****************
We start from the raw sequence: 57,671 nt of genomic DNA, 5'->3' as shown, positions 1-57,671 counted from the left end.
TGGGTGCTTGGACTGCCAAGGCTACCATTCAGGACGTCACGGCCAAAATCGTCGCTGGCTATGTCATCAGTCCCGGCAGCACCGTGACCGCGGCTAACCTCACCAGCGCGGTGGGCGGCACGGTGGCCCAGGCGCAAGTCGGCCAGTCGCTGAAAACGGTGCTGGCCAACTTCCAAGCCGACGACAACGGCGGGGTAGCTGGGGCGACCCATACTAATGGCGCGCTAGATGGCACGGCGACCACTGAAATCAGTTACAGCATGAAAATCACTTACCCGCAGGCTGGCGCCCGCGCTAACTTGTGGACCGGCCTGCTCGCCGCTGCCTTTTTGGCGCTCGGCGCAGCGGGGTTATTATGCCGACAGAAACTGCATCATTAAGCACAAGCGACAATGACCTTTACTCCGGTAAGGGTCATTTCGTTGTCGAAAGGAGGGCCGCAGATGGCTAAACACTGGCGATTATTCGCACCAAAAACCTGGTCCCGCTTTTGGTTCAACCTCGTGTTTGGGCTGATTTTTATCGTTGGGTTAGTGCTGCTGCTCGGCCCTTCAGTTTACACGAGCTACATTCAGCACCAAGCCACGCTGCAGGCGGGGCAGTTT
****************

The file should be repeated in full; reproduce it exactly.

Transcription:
We start from the raw sequence: 57,671 nt of genomic DNA, 5'->3' as shown, positions 1-57,671 counted from the left end.
TGGGTGCTTGGACTGCCAAGGCTACCATTCAGGACGTCACGGCCAAAATCGTCGCTGGCTATGTCATCAGTCCCGGCAGCACCGTGACCGCGGCTAACCTCACCAGCGCGGTGGGCGGCACGGTGGCCCAGGCGCAAGTCGGCCAGTCGCTGAAAACGGTGCTGGCCAACTTCCAAGCCGACGACAACGGCGGGGTAGCTGGGGCGACCCATACTAATGGCGCGCTAGATGGCACGGCGACCACTGAAATCAGTTACAGCATGAAAATCACTTACCCGCAGGCTGGCGCCCGCGCTAACTTGTGGACCGGCCTGCTCGCCGCTGCCTTTTTGGCGCTCGGCGCAGCGGGGTTATTATGCCGACAGAAACTGCATCATTAAGCACAAGCGACAATGACCTTTACTCCGGTAAGGGTCATTTCGTTGTCGAAAGGAGGGCCGCAGATGGCTAAACACTGGCGATTATTCGCACCAAAAACCTGGTCCCGCTTTTGGTTCAACCTCGTGTTTGGGCTGATTTTTATCGTTGGGTTAGTGCTGCTGCTCGGCCCTTCAGTTTACACGAGCTACATTCAGCACCAAGCCACGCTGCAGGCGGGGCAGTTT